A few years ago, in my work in portfolio risk management, I was given the task of conducting year-end backtesting. My team uses a mathematical model that estimates how often losses are expected to exceed a certain threshold (i.e., to lose more money) for a given period. In simple terms, backtesting is a way to check if the model still works. It reveals if the assumptions are appropriate, if the parameters are still applicable, or if there is a need to overhaul or scrap the model altogether. Skipping this process can be considered a mortal sin. It might mean one would not realize that they are already taking too much or too little risk in their investments.
While backtesting is valuable in managing financial assets, this concept is also important to be applied in life. Two close friends have separately reminded me of the need to process and to reflect on things I experienced in what has been a rollercoaster ride of the past 15 months.
Coming from a buy-side finance background, I cannot resist the temptation to frame this scrutiny of experiences using the lens of risk-taking. It fascinates me that the conservative nature of the portfolio we are managing at work somehow mirrors my personal risk aversion, not only in my career but also in my personal life. For instance, since I started working at the central bank seven years ago, I have been diligent in putting in the work, day in and day out, and taking certification exams almost every year (the only exception was one year due to the pandemic), with each sitting requiring sweat and tears and anxiety for me. Given such, it has been an outlier year of taking risks, which in my case means being in unfamiliar territory on numerous occasions after playing worst-case scenarios in my head a hundred times (never removing my risk manager hat) for each one.
The biggest upsides were seeing new places and meeting people. Never have I imagined spending Christmas with my high school friend and his relatives in Vienna, who treated me as their own family. Never have I thought about welcoming the new year in Paris, complete with the iconic Filipino spaghetti and (red) hotdog sticks, thanks to new friends. A core memory was also created when a World Bank colleague invited me to her home to have halo-halo and chicken inasal, and in true Filpino fashion, do karaoke. If I was not busy with coursework or doing laundry and groceries, weekends were spent visiting Stonehenge or the Harry Potter studio, trying indoor skydiving, or just exchanging stories in my friend’s Netherton Grove flat. Of paramount importance as well were discovering my extroverted self while in a multicultural environment during internship and building my confidence to do a lecture for central bankers through great support (and effective presentation tips) from colleagues.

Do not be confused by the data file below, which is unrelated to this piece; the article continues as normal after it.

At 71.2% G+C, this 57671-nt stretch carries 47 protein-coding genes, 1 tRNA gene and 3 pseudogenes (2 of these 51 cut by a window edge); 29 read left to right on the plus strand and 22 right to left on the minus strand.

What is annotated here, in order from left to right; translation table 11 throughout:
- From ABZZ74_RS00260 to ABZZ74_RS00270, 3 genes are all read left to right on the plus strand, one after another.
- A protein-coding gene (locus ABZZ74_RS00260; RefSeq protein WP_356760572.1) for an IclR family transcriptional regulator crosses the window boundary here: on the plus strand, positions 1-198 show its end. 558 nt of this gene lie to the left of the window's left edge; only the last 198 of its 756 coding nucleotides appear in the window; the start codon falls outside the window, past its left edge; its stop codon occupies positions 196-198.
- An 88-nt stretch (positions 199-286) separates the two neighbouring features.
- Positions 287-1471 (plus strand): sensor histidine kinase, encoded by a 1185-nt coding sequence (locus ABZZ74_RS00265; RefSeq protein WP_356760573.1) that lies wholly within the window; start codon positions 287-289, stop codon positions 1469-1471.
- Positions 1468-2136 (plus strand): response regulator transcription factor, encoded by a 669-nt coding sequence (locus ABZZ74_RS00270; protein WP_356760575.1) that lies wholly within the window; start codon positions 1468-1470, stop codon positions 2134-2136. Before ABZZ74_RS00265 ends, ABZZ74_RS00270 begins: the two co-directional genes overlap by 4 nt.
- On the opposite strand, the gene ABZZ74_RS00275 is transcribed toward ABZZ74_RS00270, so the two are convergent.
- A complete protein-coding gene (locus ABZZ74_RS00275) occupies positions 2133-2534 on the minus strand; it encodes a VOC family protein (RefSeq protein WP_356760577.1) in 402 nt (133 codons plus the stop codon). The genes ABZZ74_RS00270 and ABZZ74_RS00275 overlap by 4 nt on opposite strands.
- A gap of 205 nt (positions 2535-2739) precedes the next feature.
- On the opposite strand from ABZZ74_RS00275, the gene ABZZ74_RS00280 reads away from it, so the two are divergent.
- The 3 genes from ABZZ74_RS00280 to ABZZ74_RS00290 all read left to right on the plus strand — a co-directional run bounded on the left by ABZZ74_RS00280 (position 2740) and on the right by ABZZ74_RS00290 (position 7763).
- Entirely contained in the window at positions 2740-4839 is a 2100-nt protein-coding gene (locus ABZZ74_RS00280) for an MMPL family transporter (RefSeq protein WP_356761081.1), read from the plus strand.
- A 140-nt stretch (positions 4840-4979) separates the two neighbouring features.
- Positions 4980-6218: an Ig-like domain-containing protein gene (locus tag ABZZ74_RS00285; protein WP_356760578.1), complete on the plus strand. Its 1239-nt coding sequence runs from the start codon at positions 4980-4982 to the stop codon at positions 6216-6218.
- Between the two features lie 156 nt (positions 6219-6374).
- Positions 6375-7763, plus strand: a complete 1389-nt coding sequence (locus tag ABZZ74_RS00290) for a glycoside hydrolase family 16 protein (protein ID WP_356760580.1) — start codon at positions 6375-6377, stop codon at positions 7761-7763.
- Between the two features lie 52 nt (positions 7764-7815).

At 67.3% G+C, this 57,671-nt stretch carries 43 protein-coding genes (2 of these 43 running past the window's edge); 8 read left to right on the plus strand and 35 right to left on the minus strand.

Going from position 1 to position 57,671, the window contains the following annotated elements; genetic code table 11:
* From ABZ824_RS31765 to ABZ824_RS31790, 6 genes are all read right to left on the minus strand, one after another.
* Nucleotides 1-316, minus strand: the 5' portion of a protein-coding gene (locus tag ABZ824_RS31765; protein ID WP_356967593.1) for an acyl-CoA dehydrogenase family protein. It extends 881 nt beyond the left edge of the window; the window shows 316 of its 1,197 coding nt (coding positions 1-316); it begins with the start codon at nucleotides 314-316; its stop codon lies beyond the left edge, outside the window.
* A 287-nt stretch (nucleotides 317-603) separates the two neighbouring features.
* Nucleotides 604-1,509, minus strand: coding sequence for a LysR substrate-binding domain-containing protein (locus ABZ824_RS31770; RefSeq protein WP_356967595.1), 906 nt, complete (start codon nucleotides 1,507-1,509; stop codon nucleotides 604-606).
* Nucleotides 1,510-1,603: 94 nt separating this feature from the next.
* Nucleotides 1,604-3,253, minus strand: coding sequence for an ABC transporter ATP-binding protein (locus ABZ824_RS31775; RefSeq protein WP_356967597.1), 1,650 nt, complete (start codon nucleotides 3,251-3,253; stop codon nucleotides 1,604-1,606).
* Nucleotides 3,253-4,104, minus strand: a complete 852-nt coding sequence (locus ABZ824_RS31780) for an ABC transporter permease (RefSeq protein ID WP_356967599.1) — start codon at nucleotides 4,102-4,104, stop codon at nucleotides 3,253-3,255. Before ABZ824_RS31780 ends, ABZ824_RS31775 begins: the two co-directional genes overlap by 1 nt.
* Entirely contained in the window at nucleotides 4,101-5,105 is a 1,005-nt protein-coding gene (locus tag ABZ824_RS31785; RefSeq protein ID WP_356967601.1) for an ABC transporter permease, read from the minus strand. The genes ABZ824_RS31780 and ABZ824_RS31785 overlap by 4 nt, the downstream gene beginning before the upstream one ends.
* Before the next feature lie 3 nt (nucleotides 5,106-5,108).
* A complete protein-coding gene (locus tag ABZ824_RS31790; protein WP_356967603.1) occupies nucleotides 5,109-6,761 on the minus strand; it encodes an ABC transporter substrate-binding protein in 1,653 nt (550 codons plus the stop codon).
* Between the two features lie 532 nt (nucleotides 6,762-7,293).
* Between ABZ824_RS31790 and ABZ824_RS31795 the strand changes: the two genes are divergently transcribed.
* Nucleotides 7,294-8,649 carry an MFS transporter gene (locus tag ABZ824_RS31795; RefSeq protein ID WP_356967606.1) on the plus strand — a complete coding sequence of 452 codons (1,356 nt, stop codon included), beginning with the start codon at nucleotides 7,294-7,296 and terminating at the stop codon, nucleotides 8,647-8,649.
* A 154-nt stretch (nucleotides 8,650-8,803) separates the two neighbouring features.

I acknowledge that all these things happened only because of privilege. I was fortunate to obtain a much-coveted scholarship, to work for an employer that encourages further studies, and most importantly, to have supportive family, friends, and work bosses and teammates.
Nonetheless, it was inevitable that there were also downsides. I admit that homesickness was not a major concern for most of that time, as I did not miss the traffic and chaos back home. However, I felt sad to miss the birthday of my inaanak, and the joy of having good public transportation in a first-world country could not compensate for missing the opportunity to say my final goodbye to my Lola.
Like in investing, life is all about trade-offs. We often hear the phrase “high risk, high reward” but I think this requires a bit of nuance. Although being exposed to risky investments makes it possible to achieve high profits (often in the long term), it is vital to know that such can also make one vulnerable to deep losses if the risk is not managed appropriately. In life, this is also true.
Moving forward, my overly optimistic self would like to think that I have more courage now to take so-called calculated risks in my decisions, but I realized that sometimes you need that leap of faith. No matter how good you are at anticipating all the possible scenarios, from worst to best, surprises, both positive and negative, happen. I am reminded of a quote from one of my favorite books, Dr. Ronnie Baticulon’s “Some Days You Can’t Save Them All.” It says, “The greatest injustice you can do to yourself is to be mediocre … When you know that you have done all that you can, there will be no room for regret, shame, anger, humiliation, and frustration, no matter what.”
With the knowledge that at any given moment life may throw a curveball, an alternative approach would be to stay in your comfort zone and try not to take risks at all. However, by getting rid of the possibility of losses, you also deprive yourself of the possibility of the gains, the happiness, the thrill, and the fulfillment. That, for me, is the true risk of living—being afraid to live.
Gervin Domingo, 29, is a financial market research officer at the Bangko Sentral ng Pilipinas. Views expressed in the essay are his and should not necessarily be construed as those of his employer.